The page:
LOS ANGELES — One month into the new year, Nick Watney already is putting last year out of his mind.
Watney was hampered early by a back injury that forced him out of the final round at Doral, and the birth of his first child the following week.
But those should have been merely speed bumps. He didn't need to elaborate on a season that produced only two top 10s and knocked him out of the FedEx Cup playoffs after one event.
"I didn't play well. I putted awful all year," Watney said. "It was just kind of a snowball thing — putting bad and then you try to hit it closer and you miss short-side, you make bogeys.
"Then you try to make birdies and you make more bogeys. I thought about it, and for whatever reason, I played poorly last year and I know that. I know what I needed to work on. I'm doing it. And so the more distance I can put between myself and last year, the better."
Watney tied for seventh in San Diego, just two shots out of the playoff, and he was runner-up at Pebble Beach where he opened with four straight birdies until making enough mistakes for Brandt Snedeker to pull away.
His five career victories include a World Golf Championship and a FedEx Cup playoff event at Bethpage Black. He hasn't missed a major in six years, but much like Snedeker, he started the year with no status in the big events. He fell out of the top 100 for the first time in six years.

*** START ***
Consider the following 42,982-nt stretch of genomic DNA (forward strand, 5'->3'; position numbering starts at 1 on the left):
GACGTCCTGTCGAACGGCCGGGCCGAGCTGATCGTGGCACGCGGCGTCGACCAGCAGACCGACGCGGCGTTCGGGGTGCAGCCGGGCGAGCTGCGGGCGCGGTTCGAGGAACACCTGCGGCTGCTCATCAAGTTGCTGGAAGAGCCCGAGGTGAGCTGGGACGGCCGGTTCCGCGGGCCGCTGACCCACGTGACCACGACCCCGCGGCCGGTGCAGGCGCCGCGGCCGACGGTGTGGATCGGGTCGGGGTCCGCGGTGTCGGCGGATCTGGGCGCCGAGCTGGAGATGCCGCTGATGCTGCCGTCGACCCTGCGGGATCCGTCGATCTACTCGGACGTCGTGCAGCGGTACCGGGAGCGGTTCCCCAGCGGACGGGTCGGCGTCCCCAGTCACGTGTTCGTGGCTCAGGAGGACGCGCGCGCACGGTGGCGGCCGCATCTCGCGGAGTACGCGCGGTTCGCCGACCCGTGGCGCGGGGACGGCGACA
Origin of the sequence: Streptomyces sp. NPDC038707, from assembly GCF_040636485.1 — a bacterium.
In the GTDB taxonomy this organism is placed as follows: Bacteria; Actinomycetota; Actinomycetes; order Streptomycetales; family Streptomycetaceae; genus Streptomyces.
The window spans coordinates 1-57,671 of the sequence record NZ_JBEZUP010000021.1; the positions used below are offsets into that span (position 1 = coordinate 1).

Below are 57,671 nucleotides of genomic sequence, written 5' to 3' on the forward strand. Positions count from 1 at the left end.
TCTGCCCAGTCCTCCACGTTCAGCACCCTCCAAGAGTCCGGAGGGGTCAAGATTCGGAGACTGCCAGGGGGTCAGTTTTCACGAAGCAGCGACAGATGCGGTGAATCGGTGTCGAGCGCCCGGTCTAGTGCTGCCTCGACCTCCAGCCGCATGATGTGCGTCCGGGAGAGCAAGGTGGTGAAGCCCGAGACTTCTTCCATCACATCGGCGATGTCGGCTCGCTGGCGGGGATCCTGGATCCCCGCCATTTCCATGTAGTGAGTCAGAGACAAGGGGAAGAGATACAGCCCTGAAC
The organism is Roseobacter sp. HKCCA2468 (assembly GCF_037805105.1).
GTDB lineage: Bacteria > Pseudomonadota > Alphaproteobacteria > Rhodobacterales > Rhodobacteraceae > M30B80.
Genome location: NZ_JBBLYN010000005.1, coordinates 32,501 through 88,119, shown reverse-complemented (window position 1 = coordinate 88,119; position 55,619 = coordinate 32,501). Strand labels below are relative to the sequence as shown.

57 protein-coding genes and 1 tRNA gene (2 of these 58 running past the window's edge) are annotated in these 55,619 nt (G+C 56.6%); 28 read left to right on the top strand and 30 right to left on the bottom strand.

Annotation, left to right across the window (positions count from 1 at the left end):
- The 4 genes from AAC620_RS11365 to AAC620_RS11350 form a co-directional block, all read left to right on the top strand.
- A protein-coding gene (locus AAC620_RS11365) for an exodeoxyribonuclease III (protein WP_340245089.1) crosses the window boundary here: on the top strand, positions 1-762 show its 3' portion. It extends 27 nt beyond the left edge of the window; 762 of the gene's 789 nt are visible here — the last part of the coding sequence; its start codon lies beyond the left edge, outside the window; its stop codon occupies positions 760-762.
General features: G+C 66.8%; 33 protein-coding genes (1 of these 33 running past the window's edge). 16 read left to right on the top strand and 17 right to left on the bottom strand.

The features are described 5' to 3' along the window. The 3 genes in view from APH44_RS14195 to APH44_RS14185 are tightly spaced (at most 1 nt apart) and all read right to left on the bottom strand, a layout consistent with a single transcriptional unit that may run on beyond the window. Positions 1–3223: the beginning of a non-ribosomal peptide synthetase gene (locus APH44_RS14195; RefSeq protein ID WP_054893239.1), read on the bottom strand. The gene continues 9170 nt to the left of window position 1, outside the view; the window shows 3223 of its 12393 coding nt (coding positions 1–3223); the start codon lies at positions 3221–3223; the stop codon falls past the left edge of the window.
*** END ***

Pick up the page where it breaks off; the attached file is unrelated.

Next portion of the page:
Most painful for Watney? Watching the HSBC Champions in Shanghai on TV.
"I hate not being able to compete," Watney said. "I hate not being qualified for tournaments. I want to play against the best guys, so it's very motivating."
His recent run moved him to No. 75 in the world.
Watney's daughter, Harper, was at Pebble Beach. He is living in Austin, Texas, though plans to spend half the year in Las Vegas.
PRESSEL HONORED: Morgan Pressel has been selected to receive the Charlie Bartlett Award from the Golf Writers Association of America, given to a professional for unselfish contributions to the betterment of society.
She is being honored for the Morgan Pressel Foundation that is aimed at fighting breast cancer, which claimed her mother, Kathryn Krickstein.